Lunar Synchronous Orbit
Country: Sri Lanka
Date: May 2, 2011
Is a stationary orbit over the Moon possible if the object were 'stationary' above the far side of the moon where gravitational effect of Earth is least?
Lagrangian points are positions where, theoretically, a small massed object can remain stationary relative to two massive objects that are in circular orbits around a common center of mass. There are 5 Lagrangian points over any two massive bodies in which a smaller object can remain stationary relative to the two massive bodies. If the two massive bodies are the Earth and Moon, then the point you are looking for - where the satellite can maintain a fixed position over the moon - is directly in line with the Earth and Moon and behind the Moon (as observed from the Earth). This is commonly referred to as L2 (Lagrangian point 2). Here the combined gravitational pull of the Earth and Moon are canceled exactly by the centripetal force of the satellite's orbit.
Greg (Roberto Gregorius)
I am no astrophysicist, but given that we have recently circumscribed the
planet Mercury, I do not see anything that violates the Laws of Nature that a
lunar navigator would not be possible.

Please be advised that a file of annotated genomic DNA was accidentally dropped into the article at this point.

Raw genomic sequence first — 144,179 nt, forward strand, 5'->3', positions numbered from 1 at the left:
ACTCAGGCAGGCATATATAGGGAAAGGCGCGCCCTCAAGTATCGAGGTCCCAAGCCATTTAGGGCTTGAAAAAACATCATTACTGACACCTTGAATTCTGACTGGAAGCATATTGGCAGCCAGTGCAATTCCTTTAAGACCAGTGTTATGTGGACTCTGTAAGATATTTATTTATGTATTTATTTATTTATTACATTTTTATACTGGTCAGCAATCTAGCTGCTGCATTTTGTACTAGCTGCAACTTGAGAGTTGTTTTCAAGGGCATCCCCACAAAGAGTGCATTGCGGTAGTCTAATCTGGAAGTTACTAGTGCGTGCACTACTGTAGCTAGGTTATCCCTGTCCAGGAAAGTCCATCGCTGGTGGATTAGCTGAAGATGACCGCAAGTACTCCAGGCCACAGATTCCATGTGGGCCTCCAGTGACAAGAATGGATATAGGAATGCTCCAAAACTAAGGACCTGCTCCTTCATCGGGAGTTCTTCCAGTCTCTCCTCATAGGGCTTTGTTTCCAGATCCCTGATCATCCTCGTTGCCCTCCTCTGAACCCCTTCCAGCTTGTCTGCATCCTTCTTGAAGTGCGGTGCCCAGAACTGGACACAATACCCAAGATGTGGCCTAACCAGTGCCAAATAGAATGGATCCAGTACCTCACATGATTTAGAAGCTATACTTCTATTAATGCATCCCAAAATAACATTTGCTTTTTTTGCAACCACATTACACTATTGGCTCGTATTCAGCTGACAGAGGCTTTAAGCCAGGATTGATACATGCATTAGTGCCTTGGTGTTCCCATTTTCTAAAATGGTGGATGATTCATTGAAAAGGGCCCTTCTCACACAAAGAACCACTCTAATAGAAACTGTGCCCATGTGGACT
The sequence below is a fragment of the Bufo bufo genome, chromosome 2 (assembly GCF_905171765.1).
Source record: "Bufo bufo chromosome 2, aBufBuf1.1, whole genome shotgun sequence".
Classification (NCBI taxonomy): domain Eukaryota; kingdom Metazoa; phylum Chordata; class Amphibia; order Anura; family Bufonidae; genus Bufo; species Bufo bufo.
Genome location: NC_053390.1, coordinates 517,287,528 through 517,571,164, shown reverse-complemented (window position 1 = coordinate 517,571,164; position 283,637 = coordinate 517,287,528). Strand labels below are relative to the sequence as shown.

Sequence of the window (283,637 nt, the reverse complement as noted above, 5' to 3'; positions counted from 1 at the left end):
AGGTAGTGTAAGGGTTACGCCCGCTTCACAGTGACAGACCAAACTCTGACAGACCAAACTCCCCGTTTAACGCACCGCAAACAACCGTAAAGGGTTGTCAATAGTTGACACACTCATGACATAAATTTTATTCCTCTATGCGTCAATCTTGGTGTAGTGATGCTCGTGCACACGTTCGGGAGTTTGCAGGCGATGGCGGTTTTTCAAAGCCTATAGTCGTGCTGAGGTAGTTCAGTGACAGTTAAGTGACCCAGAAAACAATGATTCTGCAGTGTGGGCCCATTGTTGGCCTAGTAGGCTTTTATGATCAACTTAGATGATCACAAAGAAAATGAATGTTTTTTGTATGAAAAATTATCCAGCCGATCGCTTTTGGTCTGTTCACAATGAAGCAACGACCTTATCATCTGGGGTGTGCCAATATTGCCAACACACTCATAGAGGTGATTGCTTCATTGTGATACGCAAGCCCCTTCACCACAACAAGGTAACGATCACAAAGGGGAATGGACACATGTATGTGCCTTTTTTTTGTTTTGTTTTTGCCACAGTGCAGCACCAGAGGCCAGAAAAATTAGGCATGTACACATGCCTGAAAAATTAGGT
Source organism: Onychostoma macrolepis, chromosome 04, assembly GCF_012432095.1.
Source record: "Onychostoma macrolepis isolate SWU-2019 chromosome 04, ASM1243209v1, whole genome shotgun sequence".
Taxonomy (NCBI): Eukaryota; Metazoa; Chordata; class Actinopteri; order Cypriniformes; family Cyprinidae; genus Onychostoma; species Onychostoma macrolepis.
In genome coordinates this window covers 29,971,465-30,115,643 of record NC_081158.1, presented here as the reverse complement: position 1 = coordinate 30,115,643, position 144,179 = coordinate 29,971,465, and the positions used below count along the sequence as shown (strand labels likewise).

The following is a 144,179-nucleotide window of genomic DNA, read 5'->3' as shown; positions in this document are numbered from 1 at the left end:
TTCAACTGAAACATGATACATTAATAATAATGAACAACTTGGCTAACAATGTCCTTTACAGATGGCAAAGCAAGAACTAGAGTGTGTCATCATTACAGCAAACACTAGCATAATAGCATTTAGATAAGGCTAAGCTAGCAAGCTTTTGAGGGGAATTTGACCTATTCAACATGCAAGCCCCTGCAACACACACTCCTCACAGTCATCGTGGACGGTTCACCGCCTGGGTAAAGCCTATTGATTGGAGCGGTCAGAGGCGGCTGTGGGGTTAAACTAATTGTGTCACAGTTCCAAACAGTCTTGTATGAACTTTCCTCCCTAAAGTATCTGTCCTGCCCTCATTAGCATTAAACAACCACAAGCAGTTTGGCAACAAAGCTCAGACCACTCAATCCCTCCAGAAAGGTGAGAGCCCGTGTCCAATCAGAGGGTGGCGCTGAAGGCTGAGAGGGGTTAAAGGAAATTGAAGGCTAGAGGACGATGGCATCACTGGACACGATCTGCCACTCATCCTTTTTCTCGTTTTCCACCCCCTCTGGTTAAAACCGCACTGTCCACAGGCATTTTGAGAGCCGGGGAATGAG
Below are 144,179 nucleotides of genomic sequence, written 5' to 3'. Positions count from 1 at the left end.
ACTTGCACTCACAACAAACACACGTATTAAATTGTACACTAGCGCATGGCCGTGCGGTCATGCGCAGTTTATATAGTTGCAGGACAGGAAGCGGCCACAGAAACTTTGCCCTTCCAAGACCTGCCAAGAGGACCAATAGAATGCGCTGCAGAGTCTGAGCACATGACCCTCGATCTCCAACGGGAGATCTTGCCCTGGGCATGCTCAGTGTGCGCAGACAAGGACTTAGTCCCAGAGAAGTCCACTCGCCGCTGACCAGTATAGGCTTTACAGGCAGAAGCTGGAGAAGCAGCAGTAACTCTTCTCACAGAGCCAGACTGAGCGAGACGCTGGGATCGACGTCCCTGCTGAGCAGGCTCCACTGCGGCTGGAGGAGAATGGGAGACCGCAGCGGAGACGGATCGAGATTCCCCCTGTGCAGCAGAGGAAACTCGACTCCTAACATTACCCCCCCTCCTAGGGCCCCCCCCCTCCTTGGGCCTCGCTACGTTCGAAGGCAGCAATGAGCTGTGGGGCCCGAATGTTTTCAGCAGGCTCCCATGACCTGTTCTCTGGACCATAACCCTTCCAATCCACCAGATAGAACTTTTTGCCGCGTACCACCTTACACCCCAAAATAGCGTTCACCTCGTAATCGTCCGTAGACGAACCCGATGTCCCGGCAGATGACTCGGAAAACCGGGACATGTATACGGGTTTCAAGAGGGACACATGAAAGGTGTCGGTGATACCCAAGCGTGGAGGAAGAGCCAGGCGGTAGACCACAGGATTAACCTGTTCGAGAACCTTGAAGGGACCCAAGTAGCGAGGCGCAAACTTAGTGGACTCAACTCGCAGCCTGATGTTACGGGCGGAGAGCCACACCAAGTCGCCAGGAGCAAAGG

The short answer is yes (I think so). Note I am not certain, I am not an
astrophysicist. My reasoning is this. Put the orbiting satellite on a
trajectory that is pre-programmed to put it into a lunar-centric orbit. This
satellite could be in contact with another satellite (call it 'B') that is
not behind the Moon but can communicate with the stationary satellite, the
Moon, and the Earth. So you have set up three communicating satellites --
the orbiting satellite, the Moon, and the Earth. So the signal can be sent
from the target satellite that can see both it and the "off axis" satellite.
It may even be possible that the Earth comes into play. All this requires
some complicated orbital mechanics, but I don't see why it would be
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Update: June 2012